Charging Basics

“It’s Electric (Boogie, Woogie, Woogie )”- Marcia Griffith and Bunny Walker (1976)

This is my first piece on electric cars. This will cover charging and a few notes on charging rates. Future pieces will focus on the electric motor, electric car market share and then the big one -BATTERIES.

Disclaimer: I work for Quirk Chevrolet in Braintree, MA. We are so committed to electric car technologies that they hired a geek like me as an electric car specialist. I love the Bolt and the Volt. They are most certainly the best of breed in their classes at this point by a wide margin. All opinions except that one are my own and may or may not reflect the opinions of any of my employers. Please enjoy, if you like this my name is Larry Martin. If you don’t, I am Joe Smith. Thanks in advance for your patience.

From the Fleet Carma Piece. (

“On-board charger: The actual charging device for Level 1 and Level 2 charging comes factory-installed and is called the “on-board charger.” It converts AC power from the wall to DC power that charges the battery in the vehicle. The charging speed may vary, but the most common on-board chargers are 6.6 kW on battery electric vehicles (BEVs) and 3.3 kW on plug-in hybrid electric vehicles (PHEVs). DC Fast Charging uses its own off-board charger.”

My note: I only include this because there is sometimes confusion as to what “charger” people are referring to. Most of the time people are referring to the plug that you put into the car and the wall. If you are talking to a true electric car geek though they might be referring to the piece of equipment that is in the car that charges the battery.

Three Levels of charging

Level one charging: Simply said, it’s a regular plug, a 120V household outlet. It can charge your car at 2-5 miles of charge per hour. It is not a great way to charge your electric car. It is so slow that even on a vehicle that gets 107 to a charge (I see you Leaf) it will take forever. It’s good in a pinch, if you have a very high mileage E-Car like the Bolt (238 Miles) or if your daily mileage is ALWAYS low. I capitalize ALWAYS because I enjoy yelling and because most of the time most people travel very few miles in a day. It only takes a few days of longer travel though and you can get offsides and you will be chasing full until the car sits for a long while.

Level 2 charging: This is what you should look to get as your primary solution. I will include links to some chargers that come recommended by the electric car community ( Yes, there is one, check Facebook owners groups for more info).  Level 2 charging is a 220v or 240v outlet. It makes me feel a bit dirty to say that though. True electric car people will say 250v 45Amp is Level 2 charging. That is also what I believe in. Therefore, when people say, “just get a dryer plug”, you must immediately smack them and tell them that is not true. A 220V will work and is much better than a standard outlet but it is not the optimal standard charging. The optimal charging comes from a 240v 45Amp outlet known as a NEMA 14-50. You can expect charge rates of 20-40 miles in an hour. Side note, the reason that number can differ is that temperature and battery technology affect the rate of charge. Public Chargers are usually Level 2 but can certainly be level 1. Use the apps I will mention and skip the level 1’s. Find a 2 or a 3.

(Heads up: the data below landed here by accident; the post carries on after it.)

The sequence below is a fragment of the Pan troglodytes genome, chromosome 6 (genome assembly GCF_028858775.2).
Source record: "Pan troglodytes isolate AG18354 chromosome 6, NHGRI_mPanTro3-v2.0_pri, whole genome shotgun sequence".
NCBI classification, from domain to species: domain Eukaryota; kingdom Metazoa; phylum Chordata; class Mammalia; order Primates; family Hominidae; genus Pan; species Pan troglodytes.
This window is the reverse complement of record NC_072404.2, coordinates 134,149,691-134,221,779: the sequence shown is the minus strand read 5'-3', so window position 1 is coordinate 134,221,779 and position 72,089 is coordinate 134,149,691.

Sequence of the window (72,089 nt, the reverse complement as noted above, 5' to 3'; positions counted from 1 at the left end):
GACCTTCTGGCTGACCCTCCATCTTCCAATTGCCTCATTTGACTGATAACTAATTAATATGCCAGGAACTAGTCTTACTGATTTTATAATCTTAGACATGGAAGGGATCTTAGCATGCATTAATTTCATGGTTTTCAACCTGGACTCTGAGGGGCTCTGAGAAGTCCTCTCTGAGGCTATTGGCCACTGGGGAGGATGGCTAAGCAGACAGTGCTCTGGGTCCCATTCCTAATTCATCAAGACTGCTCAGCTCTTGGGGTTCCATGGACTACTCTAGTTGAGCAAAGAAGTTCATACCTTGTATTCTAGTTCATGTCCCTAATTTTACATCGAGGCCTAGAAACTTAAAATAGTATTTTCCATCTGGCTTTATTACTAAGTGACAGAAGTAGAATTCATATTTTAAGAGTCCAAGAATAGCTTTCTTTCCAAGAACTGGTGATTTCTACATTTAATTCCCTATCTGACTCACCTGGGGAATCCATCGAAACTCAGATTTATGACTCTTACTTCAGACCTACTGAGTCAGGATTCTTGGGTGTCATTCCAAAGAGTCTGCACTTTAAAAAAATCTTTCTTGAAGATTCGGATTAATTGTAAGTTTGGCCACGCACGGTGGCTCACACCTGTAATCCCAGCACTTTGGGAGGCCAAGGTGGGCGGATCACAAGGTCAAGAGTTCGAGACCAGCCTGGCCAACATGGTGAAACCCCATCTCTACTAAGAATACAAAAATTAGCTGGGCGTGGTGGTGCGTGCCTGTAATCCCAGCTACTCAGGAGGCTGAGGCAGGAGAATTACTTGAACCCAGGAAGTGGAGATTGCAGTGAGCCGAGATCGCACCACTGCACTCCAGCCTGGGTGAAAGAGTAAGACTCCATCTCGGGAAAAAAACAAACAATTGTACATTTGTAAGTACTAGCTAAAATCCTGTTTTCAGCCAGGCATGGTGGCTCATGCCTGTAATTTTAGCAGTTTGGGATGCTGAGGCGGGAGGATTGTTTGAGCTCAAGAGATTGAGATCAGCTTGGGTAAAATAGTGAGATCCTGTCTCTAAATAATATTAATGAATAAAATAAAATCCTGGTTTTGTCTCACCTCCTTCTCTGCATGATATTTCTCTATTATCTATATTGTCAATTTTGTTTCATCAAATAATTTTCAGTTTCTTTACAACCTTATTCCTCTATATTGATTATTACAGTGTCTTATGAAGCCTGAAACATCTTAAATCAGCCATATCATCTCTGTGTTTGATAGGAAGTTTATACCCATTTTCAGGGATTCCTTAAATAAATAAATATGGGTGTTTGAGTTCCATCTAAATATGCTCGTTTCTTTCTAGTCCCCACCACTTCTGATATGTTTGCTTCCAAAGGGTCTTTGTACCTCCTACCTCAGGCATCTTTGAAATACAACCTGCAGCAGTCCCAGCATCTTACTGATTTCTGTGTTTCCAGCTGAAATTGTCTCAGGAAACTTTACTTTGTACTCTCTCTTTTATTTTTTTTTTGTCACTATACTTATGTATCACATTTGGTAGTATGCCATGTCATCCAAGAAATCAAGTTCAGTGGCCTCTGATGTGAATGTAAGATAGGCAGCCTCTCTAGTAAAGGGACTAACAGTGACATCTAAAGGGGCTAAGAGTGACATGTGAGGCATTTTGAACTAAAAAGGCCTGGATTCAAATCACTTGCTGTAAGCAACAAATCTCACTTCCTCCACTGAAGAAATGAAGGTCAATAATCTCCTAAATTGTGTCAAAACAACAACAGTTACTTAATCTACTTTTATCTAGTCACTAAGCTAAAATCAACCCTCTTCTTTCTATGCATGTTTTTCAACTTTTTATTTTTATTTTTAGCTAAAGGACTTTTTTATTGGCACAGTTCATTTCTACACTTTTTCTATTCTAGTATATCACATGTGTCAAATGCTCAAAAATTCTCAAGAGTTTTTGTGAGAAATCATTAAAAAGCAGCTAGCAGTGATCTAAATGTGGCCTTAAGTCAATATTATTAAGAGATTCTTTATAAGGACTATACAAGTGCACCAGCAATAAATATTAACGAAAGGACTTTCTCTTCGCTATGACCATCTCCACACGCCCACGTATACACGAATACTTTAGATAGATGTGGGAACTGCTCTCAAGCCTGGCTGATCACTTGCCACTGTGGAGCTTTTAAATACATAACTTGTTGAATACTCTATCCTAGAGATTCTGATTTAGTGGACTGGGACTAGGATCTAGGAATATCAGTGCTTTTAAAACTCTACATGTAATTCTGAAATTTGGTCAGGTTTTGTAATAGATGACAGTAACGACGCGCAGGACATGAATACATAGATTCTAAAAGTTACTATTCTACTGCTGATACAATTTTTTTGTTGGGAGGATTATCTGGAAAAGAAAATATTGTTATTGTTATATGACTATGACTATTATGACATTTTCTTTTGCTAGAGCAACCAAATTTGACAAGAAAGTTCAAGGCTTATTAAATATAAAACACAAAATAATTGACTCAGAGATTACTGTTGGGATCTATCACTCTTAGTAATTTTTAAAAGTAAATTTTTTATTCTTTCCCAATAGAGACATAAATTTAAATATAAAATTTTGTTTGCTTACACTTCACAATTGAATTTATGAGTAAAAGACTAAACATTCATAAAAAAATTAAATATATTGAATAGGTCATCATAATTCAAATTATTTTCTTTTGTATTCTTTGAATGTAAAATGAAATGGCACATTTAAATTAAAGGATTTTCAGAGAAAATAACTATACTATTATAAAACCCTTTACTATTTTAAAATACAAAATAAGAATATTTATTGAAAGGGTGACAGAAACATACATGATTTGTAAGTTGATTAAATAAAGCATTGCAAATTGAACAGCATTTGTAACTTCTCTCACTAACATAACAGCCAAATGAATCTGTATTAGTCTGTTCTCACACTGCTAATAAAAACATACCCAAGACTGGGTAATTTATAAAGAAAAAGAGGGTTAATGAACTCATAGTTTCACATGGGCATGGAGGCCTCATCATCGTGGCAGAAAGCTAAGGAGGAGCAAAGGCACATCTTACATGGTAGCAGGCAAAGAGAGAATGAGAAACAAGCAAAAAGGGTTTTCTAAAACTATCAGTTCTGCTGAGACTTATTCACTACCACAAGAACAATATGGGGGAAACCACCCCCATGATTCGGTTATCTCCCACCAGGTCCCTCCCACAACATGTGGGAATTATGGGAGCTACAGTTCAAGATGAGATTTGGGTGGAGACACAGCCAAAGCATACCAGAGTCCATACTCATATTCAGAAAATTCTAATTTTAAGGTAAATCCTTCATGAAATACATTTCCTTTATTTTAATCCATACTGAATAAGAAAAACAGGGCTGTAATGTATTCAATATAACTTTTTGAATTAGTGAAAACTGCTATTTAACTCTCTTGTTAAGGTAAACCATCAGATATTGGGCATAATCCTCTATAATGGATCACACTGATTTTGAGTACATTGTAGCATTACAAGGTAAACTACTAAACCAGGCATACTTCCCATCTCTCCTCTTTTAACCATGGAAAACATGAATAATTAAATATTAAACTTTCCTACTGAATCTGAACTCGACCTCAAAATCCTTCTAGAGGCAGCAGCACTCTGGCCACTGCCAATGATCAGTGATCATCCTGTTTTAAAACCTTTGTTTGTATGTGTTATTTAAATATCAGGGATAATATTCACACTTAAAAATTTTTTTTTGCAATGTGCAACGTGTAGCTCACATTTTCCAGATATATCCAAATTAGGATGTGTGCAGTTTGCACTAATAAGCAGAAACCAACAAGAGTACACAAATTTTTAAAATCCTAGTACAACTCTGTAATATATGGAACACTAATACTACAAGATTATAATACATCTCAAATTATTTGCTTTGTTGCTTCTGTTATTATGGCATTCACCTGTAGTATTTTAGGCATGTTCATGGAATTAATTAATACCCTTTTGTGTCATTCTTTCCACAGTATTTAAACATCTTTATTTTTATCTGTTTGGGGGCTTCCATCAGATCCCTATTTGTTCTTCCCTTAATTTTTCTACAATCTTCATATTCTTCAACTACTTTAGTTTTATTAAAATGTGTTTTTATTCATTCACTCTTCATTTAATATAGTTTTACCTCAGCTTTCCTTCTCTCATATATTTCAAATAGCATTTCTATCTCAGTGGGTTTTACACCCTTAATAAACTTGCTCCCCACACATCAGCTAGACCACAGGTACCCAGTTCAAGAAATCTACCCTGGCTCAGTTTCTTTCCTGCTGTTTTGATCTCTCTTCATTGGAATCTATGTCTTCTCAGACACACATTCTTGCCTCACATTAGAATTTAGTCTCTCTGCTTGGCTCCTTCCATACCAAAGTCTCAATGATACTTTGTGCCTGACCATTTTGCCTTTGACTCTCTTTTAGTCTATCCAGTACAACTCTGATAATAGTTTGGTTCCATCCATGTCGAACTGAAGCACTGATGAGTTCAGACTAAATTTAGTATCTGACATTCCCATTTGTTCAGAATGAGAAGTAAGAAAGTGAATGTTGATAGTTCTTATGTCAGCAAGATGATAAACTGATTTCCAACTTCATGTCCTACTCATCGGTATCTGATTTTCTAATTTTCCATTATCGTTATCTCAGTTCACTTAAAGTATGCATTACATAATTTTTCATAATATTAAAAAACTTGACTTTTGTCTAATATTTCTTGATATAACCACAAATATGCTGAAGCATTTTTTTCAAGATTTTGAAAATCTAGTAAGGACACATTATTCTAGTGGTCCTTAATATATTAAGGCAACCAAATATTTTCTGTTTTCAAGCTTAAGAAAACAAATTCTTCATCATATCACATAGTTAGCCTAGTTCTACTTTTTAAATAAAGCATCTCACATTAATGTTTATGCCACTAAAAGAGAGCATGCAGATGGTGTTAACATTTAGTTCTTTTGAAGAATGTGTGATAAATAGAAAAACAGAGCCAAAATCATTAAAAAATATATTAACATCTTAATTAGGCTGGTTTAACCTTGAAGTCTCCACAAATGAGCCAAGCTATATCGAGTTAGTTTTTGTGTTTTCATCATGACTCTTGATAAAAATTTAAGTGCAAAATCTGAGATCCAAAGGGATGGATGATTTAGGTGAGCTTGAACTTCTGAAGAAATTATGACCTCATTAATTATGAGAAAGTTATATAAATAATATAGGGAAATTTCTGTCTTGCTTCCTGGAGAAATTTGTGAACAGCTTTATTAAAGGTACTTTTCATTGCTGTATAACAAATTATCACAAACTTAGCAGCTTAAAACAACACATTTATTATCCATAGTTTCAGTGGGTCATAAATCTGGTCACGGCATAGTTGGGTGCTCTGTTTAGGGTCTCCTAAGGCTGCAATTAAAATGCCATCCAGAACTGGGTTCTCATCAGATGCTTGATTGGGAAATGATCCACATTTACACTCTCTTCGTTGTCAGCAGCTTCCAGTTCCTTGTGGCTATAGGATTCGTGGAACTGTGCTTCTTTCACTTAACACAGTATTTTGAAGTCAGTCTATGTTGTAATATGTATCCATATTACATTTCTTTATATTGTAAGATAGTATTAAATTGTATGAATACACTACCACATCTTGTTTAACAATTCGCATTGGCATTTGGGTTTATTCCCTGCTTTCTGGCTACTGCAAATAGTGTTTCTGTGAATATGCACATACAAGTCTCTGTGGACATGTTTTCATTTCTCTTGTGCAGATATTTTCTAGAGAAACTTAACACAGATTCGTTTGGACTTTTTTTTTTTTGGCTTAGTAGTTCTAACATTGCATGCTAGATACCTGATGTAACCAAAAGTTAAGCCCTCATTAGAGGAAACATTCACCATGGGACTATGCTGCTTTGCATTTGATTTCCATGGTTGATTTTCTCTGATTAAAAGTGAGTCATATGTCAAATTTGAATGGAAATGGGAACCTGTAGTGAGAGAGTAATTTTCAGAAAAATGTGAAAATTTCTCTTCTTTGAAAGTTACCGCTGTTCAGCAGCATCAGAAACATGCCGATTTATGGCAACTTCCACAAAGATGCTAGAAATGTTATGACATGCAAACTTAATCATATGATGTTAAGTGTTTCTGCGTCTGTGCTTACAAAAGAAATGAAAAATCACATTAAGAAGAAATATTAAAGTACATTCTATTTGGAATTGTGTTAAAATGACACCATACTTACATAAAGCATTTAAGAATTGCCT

Here are some charger options. The first one is the best in my opinion but the other two are spoken of highly by the community.

Aerovironment-Call me for installation thoughts as well—25ft-cable-p23.aspx


JuiceBox (many speak highly of this on the owner’s board)

As far as installation goes, it is almost impossible to estimate because there are variables that must be clarified first. I’ve seen $300-400 in an optimal situation all the way up to $4,000 in a home that needed trenches dug to run cables out to a garage that was 50 yards away along with an upgrade in the breaker box. I am working on a list of qualified electricians in the MA area to give estimates and install, so if this falls into one of your hands please raise your hand.


Level 3 Charging- Now we are cooking with gas (or in this case electric). Mr Tesla himself would be very proud as a level 3 charger comes as straight DC current and charges the car at a very rapid rate. (If you don’t get the Tesla reference, you will soon.) Most Level 3 chargers are known as CHAdeMO and DCFAST unless you own a Tesla and you have access to a supercharger. These chargers will give you 80% in about 30 minutes (your results may and probably will vary) but it is THE SOLUTION for a road trip. Route your trip in advance through a DCFAST network and your trip will go way smoother. Again, check the apps and map it out before you leave. Most electric cars have some of this functionality built in to the NAV system. BIG NOTE: not all cars have the ability to use level 3 chargers. Some don’t even have the option while on many others (including the Bolt) it does require an additional option. You can definitely live without the option if you don’t travel long distances often or if you plan on taking your Internal Combustion Engine (ICE) car on your trips but I would suggest you get the fast charging option. Again, just my personal opinion and not the opinion of my employer.


Electric Rates in MA in case anyone was wondering


CA Drive Green- Have to give it to the state of CA, they do a great job with electric


Total E-car geek out moment: Here is all the different outlets. Notice the 14-30 is for dryers and the 14-50 is for electric ovens. The NEMA L6-30 is a Plasma Cutter which sounds really cool but won’t work. (Unless someone out there is geekier than me and knows otherwise)


Charging Map

Larry Martin

Quirk Chevrolet

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